Des Moines to fix its 'putrid rotting smell'
Des Moines could soon use scent meters and a threshold system to pinpoint the sources of hundreds of annual complaints generally described as a "putrid rotting smell."
Why it matters: It's a quality-of-life issue that is important for long-term development.
- Odor problems have persisted in portions of DSM for decades and city leaders acknowledged Monday during a council meeting that its current system is not working.
Flashback: The current system generally requires 10 or more smell complaints in a six-hour window before city staffers will try to find the cause. A mitigation plan is required by the violator after three findings in a 90-day period.
- Groups like the Des Moines Downtown Neighborhood Association have for years said the policy is not effective.
- A mitigation plan has not been required in at least 20 years, SuAnn Donovan, the deputy director of the city's neighborhood services department acknowledged during Monday’s meeting.
What's happening: The city council last year commissioned an $83,000 study to help pinpoint and regulate sources of odor.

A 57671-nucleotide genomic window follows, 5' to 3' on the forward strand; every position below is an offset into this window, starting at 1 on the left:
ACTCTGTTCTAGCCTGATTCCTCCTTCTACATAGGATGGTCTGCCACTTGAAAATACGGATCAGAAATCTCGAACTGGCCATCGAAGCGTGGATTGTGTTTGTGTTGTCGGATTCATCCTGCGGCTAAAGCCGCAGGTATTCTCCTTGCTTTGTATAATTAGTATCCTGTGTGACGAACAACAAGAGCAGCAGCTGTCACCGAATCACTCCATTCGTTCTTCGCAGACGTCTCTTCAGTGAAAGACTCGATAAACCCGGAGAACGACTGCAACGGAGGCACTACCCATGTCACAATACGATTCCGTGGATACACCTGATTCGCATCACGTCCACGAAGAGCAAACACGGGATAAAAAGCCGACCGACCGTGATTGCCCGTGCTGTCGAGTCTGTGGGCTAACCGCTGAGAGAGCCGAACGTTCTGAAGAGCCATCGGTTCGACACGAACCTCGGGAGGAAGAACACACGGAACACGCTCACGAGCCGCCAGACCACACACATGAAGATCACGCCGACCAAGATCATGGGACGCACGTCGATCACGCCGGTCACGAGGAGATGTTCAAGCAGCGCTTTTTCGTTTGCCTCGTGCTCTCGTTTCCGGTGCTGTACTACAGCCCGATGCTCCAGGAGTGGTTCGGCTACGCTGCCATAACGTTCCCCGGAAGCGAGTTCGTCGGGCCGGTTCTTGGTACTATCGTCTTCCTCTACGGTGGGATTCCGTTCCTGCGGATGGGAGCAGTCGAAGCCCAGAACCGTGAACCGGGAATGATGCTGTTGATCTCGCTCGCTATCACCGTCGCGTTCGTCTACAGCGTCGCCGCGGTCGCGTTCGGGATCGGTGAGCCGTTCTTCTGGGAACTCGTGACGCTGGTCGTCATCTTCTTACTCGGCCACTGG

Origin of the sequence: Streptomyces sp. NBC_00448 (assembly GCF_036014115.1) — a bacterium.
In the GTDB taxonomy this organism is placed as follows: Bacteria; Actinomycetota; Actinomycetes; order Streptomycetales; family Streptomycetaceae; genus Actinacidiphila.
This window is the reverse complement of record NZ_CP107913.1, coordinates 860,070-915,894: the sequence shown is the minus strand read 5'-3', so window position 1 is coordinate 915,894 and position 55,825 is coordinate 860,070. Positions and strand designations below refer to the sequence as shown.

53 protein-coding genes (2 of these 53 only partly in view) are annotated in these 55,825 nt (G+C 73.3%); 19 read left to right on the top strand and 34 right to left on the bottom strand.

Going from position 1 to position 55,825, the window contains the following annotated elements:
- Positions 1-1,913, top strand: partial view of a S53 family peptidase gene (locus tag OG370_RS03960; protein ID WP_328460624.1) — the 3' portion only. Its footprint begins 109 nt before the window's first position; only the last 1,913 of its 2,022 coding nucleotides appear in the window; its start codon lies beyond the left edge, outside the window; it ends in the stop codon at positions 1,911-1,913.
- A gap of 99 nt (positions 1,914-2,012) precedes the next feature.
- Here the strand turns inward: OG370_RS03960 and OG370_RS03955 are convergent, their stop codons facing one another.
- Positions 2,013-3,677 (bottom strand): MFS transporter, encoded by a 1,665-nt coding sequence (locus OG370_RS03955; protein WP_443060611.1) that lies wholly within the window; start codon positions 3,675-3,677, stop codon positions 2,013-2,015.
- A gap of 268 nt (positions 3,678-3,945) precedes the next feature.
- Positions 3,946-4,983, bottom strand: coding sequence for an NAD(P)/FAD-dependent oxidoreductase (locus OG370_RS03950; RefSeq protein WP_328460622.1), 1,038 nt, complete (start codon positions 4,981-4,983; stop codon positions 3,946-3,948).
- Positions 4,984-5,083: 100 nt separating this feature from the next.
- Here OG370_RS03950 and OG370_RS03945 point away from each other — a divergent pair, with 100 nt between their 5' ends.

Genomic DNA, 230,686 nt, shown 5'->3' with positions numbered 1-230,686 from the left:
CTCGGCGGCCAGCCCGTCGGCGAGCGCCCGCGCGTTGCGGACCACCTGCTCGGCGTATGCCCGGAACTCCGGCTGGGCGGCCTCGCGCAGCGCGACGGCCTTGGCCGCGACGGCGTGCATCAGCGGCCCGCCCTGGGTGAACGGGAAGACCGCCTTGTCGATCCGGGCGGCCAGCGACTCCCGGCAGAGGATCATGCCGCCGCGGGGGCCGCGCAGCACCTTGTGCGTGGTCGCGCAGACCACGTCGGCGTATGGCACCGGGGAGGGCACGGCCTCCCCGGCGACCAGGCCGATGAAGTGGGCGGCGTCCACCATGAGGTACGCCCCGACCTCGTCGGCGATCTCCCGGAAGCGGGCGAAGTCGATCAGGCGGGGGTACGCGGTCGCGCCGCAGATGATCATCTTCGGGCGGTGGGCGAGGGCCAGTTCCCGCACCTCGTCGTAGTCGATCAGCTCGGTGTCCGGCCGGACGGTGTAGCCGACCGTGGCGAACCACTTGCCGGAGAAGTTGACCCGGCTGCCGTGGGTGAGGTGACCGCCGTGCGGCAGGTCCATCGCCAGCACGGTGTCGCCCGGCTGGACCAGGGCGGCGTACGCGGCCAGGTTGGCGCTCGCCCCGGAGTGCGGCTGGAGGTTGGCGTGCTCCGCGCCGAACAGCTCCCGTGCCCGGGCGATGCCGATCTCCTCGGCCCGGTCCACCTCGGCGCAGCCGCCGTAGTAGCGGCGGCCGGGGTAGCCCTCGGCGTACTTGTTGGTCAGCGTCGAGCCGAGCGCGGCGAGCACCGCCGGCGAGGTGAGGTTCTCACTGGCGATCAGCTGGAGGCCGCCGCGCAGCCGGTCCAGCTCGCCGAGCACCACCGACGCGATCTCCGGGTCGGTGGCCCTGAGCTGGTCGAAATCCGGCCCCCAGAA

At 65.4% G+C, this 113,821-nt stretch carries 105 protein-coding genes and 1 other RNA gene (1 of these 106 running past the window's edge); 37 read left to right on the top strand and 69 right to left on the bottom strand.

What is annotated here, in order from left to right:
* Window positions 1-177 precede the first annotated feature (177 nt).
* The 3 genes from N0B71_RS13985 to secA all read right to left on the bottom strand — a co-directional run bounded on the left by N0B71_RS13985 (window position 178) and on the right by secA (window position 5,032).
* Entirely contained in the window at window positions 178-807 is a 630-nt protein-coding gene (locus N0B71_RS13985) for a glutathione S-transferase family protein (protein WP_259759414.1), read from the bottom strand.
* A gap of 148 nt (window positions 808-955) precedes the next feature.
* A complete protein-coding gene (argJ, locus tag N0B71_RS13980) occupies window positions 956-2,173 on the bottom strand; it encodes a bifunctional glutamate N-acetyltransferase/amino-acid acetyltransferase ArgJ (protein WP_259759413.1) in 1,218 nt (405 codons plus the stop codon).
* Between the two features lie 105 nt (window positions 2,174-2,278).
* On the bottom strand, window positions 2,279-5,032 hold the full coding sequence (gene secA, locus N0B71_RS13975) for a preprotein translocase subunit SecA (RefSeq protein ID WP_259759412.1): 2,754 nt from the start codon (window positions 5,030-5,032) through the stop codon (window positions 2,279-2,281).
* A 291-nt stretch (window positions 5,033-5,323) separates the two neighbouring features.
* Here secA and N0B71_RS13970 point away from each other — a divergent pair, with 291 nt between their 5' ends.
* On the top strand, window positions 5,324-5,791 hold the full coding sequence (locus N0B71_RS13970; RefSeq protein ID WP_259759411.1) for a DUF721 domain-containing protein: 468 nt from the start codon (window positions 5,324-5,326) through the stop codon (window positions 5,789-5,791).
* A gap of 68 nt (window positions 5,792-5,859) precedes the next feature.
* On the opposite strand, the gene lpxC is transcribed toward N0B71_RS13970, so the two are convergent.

- Two years of complaints were reviewed and plotted on a map.
- City staffers were also trained in odor science and monitoring as part of the work by RK and Associates of Illinois.
Zoom in: The study pinpointed three "significant odor generators"generally located in industrial areas east of downtown:
- Darling Ingredients rendering plant
- Pine Ridge Farms pork packing plant
- Wiechman Pig Company, a swine buying station
How it works: The new plan would require companies that exceed odor thresholds to submit a management plan to fix the problem.
- An odor expert consultant would oversee the process. Companies that fail to fix the problem could be cited for nuisance violations.
What's next: A formal ordinance and policy could be adopted by the council in the spring.
- City staffers are meeting with the three named businesses to discuss voluntary compliance options.
Of note: The meat producers did not respond to Axios' requests for comment Monday.
Yes, but: Some of the companies are already being cooperative, Donovan said.
- The city's goal is not to shutter the business, she emphasized.
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